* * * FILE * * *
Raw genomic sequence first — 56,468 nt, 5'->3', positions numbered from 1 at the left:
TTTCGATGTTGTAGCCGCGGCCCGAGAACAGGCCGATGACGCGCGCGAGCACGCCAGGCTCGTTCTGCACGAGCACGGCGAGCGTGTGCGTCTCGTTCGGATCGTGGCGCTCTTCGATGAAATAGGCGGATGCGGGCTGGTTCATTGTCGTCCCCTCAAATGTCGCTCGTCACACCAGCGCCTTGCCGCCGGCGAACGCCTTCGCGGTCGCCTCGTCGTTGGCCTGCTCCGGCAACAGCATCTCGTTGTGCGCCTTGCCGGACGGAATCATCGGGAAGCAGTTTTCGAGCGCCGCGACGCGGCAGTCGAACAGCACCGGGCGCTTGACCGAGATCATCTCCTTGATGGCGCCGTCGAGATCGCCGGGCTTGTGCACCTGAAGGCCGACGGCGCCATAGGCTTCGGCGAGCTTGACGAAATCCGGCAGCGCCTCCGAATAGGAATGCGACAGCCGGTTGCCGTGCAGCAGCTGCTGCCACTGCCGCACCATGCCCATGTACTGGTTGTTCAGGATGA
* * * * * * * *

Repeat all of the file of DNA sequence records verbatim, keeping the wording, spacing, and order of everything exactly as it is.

Raw genomic sequence first — 56,468 nt, 5'->3', positions numbered from 1 at the left:
TTTCGATGTTGTAGCCGCGGCCCGAGAACAGGCCGATGACGCGCGCGAGCACGCCAGGCTCGTTCTGCACGAGCACGGCGAGCGTGTGCGTCTCGTTCGGATCGTGGCGCTCTTCGATGAAATAGGCGGATGCGGGCTGGTTCATTGTCGTCCCCTCAAATGTCGCTCGTCACACCAGCGCCTTGCCGCCGGCGAACGCCTTCGCGGTCGCCTCGTCGTTGGCCTGCTCCGGCAACAGCATCTCGTTGTGCGCCTTGCCGGACGGAATCATCGGGAAGCAGTTTTCGAGCGCCGCGACGCGGCAGTCGAACAGCACCGGGCGCTTGACCGAGATCATCTCCTTGATGGCGCCGTCGAGATCGCCGGGCTTGTGCACCTGAAGGCCGACGGCGCCATAGGCTTCGGCGAGCTTGACGAAATCCGGCAGCGCCTCCGAATAGGAATGCGACAGCCGGTTGCCGTGCAGCAGCTGCTGCCACTGCCGCACCATGCCCATGTACTGGTTGTTCAGGATGA